Police are ramping up their presence around the city's Sikh houses of worship following the Wisconsin massacre in which a gunman killed six Sikhs during Sunday services.
There is no known threat against Sikhs in New York City, but critical response vehicles and additional resources have been deployed as a precaution, according to the NYPD.
Nassau County police also increased patrols.
"No matter who you are, no matter where you're from, no matter what religion you profess, you have a right to be safe," Mayor Michael Bloomberg said yesterday outside the Sikh Cultural Society in Richmond Hill, Queens.
He called southeast Queens the center of Sikh life in the U.S., with 15,000 practitioners in Richmond Hill and nearby.
Supreet Kaur, an advisory board member at the Sikh Coalition, a New York-based civil-rights organization, told Metro she was glad to see cops taking the shooting seriously.
"It is our sincere hope that people use this moment of tragedy to understand more about who Sikhs are and to understand that we really are Americans just like everyone else," Kaur said.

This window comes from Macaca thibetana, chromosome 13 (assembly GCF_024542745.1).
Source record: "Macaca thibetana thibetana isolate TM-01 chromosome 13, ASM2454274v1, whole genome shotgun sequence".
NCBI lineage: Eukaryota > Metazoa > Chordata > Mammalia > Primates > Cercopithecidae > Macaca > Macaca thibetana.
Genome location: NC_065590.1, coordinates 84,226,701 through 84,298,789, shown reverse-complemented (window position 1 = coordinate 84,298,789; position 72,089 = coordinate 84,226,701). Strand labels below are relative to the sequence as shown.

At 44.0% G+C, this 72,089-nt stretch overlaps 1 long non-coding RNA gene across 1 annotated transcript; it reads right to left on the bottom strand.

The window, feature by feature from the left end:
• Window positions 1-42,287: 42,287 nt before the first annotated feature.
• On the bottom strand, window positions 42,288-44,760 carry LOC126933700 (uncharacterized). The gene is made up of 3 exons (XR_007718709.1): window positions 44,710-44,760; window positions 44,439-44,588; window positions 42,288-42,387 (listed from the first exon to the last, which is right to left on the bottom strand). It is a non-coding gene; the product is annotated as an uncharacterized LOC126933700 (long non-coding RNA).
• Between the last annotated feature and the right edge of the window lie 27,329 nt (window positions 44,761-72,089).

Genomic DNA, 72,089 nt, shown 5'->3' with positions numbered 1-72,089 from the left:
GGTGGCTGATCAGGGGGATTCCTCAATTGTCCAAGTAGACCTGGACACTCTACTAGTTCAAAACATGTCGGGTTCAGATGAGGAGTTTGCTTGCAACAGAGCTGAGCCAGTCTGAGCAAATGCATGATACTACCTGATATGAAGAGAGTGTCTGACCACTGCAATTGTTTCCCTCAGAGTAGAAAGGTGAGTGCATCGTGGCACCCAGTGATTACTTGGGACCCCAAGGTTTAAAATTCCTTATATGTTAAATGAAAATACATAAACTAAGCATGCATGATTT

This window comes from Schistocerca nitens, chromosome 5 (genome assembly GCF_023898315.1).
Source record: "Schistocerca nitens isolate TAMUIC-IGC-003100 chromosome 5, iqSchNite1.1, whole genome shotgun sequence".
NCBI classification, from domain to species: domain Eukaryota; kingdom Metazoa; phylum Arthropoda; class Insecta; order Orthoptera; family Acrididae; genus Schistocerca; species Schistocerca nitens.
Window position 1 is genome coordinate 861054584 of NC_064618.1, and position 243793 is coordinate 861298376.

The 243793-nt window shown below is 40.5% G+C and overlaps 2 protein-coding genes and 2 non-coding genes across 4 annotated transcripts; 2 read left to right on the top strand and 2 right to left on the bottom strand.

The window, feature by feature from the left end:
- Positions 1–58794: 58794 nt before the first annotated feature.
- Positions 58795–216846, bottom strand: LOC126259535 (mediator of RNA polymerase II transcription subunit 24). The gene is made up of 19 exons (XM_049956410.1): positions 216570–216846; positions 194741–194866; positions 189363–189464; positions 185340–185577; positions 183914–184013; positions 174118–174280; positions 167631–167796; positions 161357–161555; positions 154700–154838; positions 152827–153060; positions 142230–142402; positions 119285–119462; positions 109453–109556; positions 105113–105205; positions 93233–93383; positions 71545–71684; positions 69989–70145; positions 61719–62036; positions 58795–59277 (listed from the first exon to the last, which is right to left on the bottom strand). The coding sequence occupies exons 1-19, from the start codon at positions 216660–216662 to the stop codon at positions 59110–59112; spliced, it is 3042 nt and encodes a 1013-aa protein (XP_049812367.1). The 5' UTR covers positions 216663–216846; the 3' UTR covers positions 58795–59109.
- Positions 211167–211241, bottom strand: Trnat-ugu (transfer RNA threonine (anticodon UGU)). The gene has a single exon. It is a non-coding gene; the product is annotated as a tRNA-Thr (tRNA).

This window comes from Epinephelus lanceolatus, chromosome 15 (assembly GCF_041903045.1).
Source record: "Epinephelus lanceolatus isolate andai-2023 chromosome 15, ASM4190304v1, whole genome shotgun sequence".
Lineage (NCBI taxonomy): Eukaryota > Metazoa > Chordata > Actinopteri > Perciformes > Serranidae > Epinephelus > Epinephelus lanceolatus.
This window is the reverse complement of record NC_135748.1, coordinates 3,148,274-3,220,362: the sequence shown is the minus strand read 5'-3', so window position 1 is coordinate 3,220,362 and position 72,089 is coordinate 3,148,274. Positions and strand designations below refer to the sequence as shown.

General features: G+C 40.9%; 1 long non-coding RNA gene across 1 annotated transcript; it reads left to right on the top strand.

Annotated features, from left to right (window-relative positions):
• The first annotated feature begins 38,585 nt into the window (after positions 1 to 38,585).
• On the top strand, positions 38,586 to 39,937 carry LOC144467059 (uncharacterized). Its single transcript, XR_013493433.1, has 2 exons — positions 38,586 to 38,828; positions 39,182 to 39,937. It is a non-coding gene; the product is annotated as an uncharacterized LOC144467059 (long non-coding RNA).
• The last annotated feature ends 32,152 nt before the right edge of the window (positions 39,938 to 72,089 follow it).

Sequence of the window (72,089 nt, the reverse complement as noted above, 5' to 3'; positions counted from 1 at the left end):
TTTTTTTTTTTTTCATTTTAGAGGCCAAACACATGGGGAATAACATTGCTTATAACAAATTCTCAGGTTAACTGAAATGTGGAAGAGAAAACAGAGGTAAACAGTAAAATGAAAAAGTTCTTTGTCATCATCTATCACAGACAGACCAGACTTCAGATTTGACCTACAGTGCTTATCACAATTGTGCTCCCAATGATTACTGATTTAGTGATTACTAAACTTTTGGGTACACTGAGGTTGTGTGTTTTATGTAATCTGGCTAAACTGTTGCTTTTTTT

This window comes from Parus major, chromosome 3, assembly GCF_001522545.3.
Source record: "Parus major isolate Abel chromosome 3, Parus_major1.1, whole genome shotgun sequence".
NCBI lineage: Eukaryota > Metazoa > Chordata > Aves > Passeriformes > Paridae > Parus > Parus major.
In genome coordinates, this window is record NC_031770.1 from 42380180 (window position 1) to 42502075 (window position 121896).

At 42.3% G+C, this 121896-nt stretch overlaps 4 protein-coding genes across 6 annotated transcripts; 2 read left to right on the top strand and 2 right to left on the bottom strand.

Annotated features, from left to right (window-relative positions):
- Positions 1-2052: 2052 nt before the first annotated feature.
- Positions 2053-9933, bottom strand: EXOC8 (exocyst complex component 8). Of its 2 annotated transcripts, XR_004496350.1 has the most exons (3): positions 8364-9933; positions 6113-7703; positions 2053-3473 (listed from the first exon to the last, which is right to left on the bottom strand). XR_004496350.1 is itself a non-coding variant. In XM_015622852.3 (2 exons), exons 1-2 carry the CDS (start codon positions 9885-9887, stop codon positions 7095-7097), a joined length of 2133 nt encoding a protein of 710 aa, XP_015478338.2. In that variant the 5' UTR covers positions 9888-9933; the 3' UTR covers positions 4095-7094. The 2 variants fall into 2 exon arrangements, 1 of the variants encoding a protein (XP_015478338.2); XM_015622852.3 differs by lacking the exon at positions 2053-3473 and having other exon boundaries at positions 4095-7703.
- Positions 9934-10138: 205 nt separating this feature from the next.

Sikh hate crimes up since 9/11
There have been thousands of hate-crime, bullying and employment-discrimination incidents directed at Sikhs since the Sept. 11 attacks, according to Kaur. Both Sikhs and some Muslim men, including the Taliban, are known to wear turbans, but the two groups are not otherwise affiliated religiously or culturally.
Wisc. cop has local roots
Police officer Brian Murphy, who was shot nine times upon arriving at the scene of the Wisconsin massacre, was reportedly born in Brooklyn. He is also the brother of a recently retired NYPD detective, Police Commissioner Ray Kelly said yesterday. Murphy remains in critical condition.